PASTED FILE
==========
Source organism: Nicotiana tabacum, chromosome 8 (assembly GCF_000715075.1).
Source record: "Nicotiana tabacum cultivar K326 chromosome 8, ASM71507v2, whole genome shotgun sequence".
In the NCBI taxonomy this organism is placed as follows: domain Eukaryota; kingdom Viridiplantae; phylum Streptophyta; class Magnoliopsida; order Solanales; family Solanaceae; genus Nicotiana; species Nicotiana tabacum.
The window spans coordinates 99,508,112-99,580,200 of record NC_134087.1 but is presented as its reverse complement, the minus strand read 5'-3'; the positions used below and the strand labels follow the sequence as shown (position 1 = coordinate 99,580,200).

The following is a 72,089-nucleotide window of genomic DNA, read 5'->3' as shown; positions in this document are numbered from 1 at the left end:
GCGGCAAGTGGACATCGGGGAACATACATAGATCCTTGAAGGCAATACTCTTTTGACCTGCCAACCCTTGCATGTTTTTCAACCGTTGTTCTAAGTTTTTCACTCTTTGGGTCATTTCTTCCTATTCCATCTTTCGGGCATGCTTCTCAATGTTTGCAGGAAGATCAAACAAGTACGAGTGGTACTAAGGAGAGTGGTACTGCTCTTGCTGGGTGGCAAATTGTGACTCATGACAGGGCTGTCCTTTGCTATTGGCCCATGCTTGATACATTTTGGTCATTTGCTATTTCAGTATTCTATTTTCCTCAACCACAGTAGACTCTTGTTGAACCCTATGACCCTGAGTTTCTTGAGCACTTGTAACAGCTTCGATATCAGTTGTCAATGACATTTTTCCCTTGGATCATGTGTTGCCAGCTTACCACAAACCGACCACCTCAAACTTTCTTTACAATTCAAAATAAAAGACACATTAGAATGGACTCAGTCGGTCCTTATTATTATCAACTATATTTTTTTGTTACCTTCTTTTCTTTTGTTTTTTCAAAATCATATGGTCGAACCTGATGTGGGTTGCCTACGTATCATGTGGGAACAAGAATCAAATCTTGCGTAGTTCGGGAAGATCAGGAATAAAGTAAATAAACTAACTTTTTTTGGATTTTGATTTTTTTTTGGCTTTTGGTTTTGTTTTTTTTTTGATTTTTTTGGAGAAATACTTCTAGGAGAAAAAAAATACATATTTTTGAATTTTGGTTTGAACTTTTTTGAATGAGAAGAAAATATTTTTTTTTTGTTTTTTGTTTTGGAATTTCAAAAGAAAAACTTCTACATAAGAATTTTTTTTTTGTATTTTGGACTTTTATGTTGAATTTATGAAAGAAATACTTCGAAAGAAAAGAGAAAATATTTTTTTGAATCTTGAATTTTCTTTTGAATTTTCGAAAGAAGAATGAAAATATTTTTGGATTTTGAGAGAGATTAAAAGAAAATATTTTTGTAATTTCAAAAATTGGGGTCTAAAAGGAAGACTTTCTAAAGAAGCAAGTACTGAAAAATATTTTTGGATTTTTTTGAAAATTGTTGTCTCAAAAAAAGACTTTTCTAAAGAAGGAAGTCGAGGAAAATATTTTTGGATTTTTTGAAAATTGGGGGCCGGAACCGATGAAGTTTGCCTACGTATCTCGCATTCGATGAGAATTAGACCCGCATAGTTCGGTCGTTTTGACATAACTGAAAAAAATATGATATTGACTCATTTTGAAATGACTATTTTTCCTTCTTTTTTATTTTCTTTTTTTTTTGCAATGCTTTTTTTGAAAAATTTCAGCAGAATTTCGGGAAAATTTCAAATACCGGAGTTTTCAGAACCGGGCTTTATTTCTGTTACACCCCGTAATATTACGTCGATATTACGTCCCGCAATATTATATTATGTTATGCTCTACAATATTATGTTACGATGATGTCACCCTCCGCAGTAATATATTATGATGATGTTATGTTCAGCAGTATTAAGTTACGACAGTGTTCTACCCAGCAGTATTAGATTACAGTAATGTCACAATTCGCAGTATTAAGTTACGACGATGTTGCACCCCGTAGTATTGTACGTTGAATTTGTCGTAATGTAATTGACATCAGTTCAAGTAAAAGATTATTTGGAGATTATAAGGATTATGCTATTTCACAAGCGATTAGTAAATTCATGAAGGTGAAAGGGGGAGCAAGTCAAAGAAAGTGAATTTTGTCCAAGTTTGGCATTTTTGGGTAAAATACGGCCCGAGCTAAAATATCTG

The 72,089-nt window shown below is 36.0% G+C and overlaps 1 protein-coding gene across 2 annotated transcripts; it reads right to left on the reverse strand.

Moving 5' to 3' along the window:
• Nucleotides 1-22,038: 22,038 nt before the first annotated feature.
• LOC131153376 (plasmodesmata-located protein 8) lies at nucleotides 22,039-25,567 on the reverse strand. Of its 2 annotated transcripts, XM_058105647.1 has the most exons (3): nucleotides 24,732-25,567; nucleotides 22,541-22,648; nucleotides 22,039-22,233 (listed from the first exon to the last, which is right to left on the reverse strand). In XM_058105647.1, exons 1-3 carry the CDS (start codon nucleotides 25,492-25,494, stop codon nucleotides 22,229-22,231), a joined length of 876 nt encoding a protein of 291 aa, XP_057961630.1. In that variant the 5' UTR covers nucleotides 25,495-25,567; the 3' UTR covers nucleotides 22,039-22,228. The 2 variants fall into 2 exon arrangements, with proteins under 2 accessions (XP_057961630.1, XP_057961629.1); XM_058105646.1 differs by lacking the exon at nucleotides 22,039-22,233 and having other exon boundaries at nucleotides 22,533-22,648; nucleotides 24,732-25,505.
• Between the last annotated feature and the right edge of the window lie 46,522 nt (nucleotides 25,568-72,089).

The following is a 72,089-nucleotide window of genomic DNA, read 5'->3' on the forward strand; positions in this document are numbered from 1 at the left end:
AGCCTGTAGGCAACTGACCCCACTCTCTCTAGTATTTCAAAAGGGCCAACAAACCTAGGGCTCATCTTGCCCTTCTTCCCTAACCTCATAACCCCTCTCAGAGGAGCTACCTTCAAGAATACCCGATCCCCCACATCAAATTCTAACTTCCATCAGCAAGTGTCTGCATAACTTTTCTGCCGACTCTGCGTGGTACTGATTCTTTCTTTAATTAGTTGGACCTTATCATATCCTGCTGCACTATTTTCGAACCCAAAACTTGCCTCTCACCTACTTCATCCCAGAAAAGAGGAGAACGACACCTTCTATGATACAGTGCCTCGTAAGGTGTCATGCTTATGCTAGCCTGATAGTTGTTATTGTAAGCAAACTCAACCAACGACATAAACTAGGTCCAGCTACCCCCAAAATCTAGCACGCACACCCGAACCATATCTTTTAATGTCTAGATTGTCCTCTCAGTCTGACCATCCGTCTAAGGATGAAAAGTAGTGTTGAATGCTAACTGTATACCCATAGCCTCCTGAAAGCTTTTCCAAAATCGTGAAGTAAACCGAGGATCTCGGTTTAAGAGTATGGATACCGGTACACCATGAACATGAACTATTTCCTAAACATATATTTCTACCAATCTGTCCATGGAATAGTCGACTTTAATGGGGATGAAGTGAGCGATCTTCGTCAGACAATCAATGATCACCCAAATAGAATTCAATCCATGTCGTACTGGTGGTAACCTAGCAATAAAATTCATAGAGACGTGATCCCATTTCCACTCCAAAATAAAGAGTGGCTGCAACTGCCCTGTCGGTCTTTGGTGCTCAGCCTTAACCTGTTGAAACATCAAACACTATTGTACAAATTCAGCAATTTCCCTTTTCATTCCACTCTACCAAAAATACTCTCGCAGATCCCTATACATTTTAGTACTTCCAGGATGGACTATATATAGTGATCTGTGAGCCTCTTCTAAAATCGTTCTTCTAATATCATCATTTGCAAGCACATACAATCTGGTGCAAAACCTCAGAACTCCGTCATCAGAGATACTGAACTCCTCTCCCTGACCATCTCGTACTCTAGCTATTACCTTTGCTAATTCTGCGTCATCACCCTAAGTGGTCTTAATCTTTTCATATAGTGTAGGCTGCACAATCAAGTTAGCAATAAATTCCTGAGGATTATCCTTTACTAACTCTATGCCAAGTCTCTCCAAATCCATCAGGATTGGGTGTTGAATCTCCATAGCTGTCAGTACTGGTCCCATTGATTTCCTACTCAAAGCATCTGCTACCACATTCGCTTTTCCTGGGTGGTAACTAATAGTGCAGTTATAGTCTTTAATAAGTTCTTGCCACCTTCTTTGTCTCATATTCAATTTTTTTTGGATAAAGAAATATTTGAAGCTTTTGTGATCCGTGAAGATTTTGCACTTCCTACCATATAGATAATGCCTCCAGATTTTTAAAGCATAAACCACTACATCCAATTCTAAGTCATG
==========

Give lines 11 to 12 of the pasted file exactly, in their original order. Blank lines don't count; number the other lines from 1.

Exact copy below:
• Between the last annotated feature and the right edge of the window lie 46,522 nt (nucleotides 25,568-72,089).

The following is a 72,089-nucleotide window of genomic DNA, read 5'->3' on the forward strand; positions in this document are numbered from 1 at the left end: